Tommy Dalgaard

Effects of policy measures implemented in Denmark on nitrogen pollution of the aquatic environment

Research output: Contribution to journal/Conference contribution in journal/Contribution to newspaperJournal articleResearchpeer-review

  • Department of Agroecology and Environment
  • Integrated Geographical and Social Studies
Since 1985, seven national Action Plans (AP) have been implemented in Denmark to reduce nitrogen discharges from point sources and nitrogen losses from agriculture. The instruments applied include regulations on point source discharges from waste water treatment plants, area-related measures, e.g. reestablishment of wetlands and afforestation and nutrient-related measures, e.g. mandatory fertilizer plans and improved utilization of nitrogen in manure. A national monitoring programme was launched in 1988 to monitor trends in nitrogen losses from point sources and diffuse agricultural sources. Four national indicators were defined: nitrogen discharges from point sources, nitrogen surplus in agriculture, nitrogen leaching from agricultural land and nitrogen concentrations and loads in surface waters. Since the introduction of mitigation programmes, discharges of nitrogen from point sources have been reduced by 74% (1989-2003), nitrogen surplus by 31% (1990-2003), and model calculated nitrogen leaching from the root zone on agricultural land by 33% (1989-2002). Trend analysis of total nitrogen concentrations and loads in 86 streams draining smaller agricultural catchments shows an average respective reduction of 29 and 32% (1989-2004). The change in model calculated nitrogen leaching varies between 28 and 44% as calculated for catchments within eight geo-regions covering most of Denmark. The average trend calculated for nitrogen concentrations measured in the same streams and geo-regions shows a reduction in total nitrogen concentration between 8 and 45%. The instruments and measures adopted in Denmark to regulate nitrogen losses from different pressures have therefore proven successful. The impact of the regulations are, however, not equally high in all geo-regions which is possibly related to delays in travel time in groundwater. Until now, the regulation has been performed on a national scale. A more regional or local approach is believed to be necessary in future to meet the demands of the EU Water Framework Directive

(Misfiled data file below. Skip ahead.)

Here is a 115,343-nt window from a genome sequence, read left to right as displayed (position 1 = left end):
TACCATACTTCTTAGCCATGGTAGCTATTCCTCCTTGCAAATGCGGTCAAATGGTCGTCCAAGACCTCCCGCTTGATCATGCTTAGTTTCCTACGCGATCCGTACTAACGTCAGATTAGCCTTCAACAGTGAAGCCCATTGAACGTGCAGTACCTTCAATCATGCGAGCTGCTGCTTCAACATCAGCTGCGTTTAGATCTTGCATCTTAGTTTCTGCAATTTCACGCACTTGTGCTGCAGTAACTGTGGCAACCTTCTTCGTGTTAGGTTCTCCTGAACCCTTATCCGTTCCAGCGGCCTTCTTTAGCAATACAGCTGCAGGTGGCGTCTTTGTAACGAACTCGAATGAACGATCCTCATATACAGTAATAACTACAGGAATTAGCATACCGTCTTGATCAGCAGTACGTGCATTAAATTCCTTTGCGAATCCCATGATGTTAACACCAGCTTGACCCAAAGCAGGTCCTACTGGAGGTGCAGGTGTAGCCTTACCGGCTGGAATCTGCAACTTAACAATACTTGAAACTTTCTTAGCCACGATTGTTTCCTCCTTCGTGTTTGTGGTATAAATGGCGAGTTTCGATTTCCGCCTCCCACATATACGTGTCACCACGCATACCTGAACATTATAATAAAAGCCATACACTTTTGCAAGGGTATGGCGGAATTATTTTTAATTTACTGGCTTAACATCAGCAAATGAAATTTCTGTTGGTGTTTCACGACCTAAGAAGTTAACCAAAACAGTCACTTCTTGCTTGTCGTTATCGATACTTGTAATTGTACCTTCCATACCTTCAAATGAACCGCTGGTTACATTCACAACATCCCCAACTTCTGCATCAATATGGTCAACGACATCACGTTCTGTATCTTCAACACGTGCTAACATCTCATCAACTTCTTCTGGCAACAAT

Original languageEnglish
JournalEnvironmental Science & Policy
Volume11
Issue2
Pages (from-to)144-152
ISSN1462-9011
DOIs
Publication statusPublished - 2008

See relations at Aarhus University Citationformats

ID: 2438602